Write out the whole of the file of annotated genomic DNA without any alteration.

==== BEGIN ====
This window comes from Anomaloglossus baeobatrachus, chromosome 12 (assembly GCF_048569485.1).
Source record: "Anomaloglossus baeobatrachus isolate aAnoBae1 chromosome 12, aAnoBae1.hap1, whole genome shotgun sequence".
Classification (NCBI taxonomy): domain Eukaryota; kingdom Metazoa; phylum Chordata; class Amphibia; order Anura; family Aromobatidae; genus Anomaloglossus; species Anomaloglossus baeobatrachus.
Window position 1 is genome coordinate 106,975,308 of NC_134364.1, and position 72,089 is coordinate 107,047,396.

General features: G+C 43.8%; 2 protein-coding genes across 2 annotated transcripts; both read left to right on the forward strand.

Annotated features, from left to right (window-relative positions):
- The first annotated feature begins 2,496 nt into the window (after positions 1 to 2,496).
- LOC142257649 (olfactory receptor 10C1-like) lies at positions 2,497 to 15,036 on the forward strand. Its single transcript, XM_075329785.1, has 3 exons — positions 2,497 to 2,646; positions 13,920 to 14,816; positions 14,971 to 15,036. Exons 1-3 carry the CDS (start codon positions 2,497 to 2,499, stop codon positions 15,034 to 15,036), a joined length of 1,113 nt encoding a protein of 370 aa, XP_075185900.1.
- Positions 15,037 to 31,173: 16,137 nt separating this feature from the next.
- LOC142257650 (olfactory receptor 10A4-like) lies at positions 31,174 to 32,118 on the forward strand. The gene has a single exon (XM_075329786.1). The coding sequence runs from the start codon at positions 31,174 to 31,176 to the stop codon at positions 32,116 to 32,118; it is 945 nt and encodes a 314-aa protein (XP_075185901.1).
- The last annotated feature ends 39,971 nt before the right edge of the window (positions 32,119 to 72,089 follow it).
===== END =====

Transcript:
This window comes from Anomaloglossus baeobatrachus, chromosome 12 (assembly GCF_048569485.1).
Source record: "Anomaloglossus baeobatrachus isolate aAnoBae1 chromosome 12, aAnoBae1.hap1, whole genome shotgun sequence".
Classification (NCBI taxonomy): domain Eukaryota; kingdom Metazoa; phylum Chordata; class Amphibia; order Anura; family Aromobatidae; genus Anomaloglossus; species Anomaloglossus baeobatrachus.
Window position 1 is genome coordinate 106,975,308 of NC_134364.1, and position 72,089 is coordinate 107,047,396.

General features: G+C 43.8%; 2 protein-coding genes across 2 annotated transcripts; both read left to right on the forward strand.

Annotated features, from left to right (window-relative positions):
- The first annotated feature begins 2,496 nt into the window (after positions 1 to 2,496).
- LOC142257649 (olfactory receptor 10C1-like) lies at positions 2,497 to 15,036 on the forward strand. Its single transcript, XM_075329785.1, has 3 exons — positions 2,497 to 2,646; positions 13,920 to 14,816; positions 14,971 to 15,036. Exons 1-3 carry the CDS (start codon positions 2,497 to 2,499, stop codon positions 15,034 to 15,036), a joined length of 1,113 nt encoding a protein of 370 aa, XP_075185900.1.
- Positions 15,037 to 31,173: 16,137 nt separating this feature from the next.
- LOC142257650 (olfactory receptor 10A4-like) lies at positions 31,174 to 32,118 on the forward strand. The gene has a single exon (XM_075329786.1). The coding sequence runs from the start codon at positions 31,174 to 31,176 to the stop codon at positions 32,116 to 32,118; it is 945 nt and encodes a 314-aa protein (XP_075185901.1).
- The last annotated feature ends 39,971 nt before the right edge of the window (positions 32,119 to 72,089 follow it).